A lifetime ago in Japan, my teacher colleagues were recounting stories over lunchboxes in the staff room. I was a student of Japanese and my speaking skills were patchy, but my listening vocabulary was improving every day. My teacher-friend, Yumiko, explained how she was bathing with her three-year-old son when she’d asked him,
‘Umaretatoki, nan to iu kimochi?’
Literally, ‘What did it feel like when you were born?’
She’d used ‘to be born’ in the passive, umareru.
Was she asking if he remembered being a baby? Or being born? Both ludicrous to me.
Our small group of women listened in awe as she recounted his response, gesturing to the junction where the four frontal and parietal bones meet on the top of her skull, the spot where a newborn has a soft spot after birth.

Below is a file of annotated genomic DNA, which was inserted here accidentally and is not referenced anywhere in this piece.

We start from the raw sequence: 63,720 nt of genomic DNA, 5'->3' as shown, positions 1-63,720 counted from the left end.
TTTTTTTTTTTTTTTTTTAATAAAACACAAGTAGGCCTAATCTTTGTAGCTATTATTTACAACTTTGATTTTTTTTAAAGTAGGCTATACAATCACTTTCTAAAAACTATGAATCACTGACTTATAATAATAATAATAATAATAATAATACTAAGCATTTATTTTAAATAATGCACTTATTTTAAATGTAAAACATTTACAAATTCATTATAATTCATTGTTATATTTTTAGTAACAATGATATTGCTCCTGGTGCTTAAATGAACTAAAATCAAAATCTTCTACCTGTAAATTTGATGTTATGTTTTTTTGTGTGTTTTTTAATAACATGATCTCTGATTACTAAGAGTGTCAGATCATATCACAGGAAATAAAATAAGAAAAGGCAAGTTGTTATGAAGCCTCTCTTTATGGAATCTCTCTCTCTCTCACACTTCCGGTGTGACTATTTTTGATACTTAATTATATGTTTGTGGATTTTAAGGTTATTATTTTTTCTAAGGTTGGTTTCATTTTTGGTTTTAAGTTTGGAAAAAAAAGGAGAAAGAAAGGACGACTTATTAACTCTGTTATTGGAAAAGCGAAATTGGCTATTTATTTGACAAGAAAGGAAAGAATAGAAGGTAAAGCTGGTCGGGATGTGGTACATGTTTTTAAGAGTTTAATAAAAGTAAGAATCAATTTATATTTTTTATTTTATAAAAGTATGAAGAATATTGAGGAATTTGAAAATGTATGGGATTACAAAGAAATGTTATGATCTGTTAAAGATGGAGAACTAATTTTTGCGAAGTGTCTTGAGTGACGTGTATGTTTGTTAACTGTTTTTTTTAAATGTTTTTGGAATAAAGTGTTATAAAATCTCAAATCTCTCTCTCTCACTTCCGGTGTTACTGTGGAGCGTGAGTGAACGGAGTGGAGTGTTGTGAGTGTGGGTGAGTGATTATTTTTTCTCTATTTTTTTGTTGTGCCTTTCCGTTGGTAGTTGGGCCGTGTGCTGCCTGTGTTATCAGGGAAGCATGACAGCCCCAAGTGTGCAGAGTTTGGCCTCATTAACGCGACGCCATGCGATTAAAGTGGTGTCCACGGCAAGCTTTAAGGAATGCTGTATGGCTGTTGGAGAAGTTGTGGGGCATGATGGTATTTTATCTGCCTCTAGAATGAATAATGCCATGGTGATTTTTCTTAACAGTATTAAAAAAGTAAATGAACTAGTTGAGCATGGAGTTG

‘Atama itaku’te; te ga kou’te,’ He said, my head hurt and my hands were like this. Then she crossed her arms tightly to her chest. The other teachers gasped and clucked.
‘Sou nan desuka? Sugoi desu ne!’ they said. Really? That’s incredible!
The hairs prickled on the back of my neck as I visualised the position of a baby being born; cone head, arms pressed to the body in a squeeze.
My head hurt. My hands were like this.
I was still young and fearful of everything procreational. I had never conceived of the notion that a baby not only feels its own birth, but has the potential to remember it three years later. Perhaps, it is a memory buried deep within all of us.